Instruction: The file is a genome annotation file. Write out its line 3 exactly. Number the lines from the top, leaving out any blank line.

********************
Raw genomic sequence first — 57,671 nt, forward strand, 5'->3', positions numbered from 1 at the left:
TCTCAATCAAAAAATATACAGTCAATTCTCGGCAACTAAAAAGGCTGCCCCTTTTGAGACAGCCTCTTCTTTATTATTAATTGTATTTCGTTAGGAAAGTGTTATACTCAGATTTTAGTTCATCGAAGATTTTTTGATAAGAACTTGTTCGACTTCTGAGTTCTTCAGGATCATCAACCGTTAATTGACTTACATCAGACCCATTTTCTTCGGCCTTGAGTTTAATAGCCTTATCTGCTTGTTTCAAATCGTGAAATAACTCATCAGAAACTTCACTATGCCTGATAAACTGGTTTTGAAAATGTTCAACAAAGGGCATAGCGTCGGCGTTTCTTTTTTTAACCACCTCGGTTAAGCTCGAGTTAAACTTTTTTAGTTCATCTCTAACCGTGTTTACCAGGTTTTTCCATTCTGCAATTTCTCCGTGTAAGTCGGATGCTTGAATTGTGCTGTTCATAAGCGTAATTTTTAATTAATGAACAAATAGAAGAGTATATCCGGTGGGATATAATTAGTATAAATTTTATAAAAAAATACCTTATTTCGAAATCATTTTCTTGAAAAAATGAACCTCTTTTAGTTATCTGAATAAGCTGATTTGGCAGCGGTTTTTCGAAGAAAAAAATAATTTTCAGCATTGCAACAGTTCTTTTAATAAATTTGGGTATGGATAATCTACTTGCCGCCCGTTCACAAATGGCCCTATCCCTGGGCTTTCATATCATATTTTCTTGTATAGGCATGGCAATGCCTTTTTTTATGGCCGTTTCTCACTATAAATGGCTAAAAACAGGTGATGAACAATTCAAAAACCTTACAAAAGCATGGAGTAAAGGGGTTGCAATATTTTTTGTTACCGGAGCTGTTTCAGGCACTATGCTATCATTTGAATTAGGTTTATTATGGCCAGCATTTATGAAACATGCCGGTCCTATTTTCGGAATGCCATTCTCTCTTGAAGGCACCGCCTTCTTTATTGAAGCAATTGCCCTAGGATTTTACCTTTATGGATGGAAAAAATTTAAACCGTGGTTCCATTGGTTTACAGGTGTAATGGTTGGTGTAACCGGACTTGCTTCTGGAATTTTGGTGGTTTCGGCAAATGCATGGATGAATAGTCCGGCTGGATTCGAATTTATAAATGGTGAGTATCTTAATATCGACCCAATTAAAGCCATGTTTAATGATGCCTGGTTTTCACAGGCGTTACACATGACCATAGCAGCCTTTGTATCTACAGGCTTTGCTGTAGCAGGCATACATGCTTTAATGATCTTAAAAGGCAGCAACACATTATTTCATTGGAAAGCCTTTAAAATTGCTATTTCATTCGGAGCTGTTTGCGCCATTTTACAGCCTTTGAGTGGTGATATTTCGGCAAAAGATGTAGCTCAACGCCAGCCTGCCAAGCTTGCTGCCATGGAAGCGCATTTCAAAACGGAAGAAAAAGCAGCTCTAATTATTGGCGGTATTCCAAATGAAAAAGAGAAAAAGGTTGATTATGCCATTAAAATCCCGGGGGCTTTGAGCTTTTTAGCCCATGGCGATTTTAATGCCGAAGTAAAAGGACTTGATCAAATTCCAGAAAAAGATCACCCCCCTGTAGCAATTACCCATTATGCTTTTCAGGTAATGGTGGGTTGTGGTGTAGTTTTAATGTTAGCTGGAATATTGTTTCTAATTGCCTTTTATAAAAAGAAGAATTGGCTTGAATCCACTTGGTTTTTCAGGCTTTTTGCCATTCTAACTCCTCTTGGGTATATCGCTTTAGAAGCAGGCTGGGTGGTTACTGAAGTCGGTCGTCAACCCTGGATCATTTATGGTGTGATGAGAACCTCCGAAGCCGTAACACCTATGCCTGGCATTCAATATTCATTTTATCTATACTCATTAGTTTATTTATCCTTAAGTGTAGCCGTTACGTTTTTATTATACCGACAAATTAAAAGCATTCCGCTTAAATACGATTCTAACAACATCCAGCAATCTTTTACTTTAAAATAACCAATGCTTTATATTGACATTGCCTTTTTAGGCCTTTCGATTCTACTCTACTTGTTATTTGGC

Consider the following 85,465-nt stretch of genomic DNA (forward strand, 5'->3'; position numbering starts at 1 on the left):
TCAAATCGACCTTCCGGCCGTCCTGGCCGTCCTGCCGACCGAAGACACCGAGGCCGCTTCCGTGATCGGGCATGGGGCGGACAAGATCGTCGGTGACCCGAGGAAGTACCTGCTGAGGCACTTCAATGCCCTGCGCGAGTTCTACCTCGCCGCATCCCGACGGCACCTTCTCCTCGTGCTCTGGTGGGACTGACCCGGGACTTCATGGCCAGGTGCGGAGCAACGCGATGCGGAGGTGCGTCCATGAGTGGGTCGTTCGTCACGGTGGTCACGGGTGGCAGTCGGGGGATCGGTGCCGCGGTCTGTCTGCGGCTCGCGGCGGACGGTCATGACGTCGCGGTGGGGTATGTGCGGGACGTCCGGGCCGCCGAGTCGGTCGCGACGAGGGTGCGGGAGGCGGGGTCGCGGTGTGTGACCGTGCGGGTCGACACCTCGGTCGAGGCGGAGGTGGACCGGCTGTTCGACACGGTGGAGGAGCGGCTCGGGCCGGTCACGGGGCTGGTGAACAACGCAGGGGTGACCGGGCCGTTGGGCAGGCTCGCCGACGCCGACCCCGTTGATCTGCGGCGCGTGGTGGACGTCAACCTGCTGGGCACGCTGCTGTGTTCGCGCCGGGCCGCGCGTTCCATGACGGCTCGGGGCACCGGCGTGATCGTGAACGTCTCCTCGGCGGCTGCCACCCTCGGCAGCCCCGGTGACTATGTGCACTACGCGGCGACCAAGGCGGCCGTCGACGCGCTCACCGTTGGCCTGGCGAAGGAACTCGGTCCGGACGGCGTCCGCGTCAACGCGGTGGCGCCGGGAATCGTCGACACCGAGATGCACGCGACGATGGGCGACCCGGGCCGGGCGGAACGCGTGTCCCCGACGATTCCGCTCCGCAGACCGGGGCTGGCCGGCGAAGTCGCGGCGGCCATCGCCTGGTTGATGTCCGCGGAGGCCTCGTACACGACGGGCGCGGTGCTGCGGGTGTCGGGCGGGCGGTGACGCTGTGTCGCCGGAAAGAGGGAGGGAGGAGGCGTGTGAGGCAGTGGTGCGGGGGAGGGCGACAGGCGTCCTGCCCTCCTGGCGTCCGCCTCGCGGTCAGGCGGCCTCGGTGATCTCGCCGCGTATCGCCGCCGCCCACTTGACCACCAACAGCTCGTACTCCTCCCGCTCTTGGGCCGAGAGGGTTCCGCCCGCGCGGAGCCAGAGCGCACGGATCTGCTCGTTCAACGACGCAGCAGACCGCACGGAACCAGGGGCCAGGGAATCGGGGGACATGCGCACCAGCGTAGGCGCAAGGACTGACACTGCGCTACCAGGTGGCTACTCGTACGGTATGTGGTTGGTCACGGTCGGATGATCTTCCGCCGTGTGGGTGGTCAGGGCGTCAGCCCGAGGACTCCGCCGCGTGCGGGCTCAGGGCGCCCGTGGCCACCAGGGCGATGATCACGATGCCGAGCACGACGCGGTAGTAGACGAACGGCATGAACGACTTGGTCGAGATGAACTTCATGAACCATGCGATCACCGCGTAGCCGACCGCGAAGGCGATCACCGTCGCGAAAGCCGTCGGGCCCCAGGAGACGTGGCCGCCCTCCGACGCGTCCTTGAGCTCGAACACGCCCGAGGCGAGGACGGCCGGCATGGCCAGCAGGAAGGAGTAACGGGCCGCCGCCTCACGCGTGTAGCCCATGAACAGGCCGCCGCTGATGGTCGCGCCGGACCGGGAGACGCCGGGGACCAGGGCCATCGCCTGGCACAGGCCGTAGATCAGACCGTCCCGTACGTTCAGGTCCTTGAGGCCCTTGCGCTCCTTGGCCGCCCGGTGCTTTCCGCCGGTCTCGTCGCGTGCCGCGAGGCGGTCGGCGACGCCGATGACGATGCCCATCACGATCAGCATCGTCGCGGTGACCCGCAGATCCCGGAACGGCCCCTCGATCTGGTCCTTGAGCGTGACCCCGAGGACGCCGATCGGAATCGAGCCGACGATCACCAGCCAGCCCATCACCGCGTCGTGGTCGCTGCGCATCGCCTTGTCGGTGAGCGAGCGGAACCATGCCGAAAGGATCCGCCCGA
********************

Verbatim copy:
Consider the following 85,465-nt stretch of genomic DNA (forward strand, 5'->3'; position numbering starts at 1 on the left):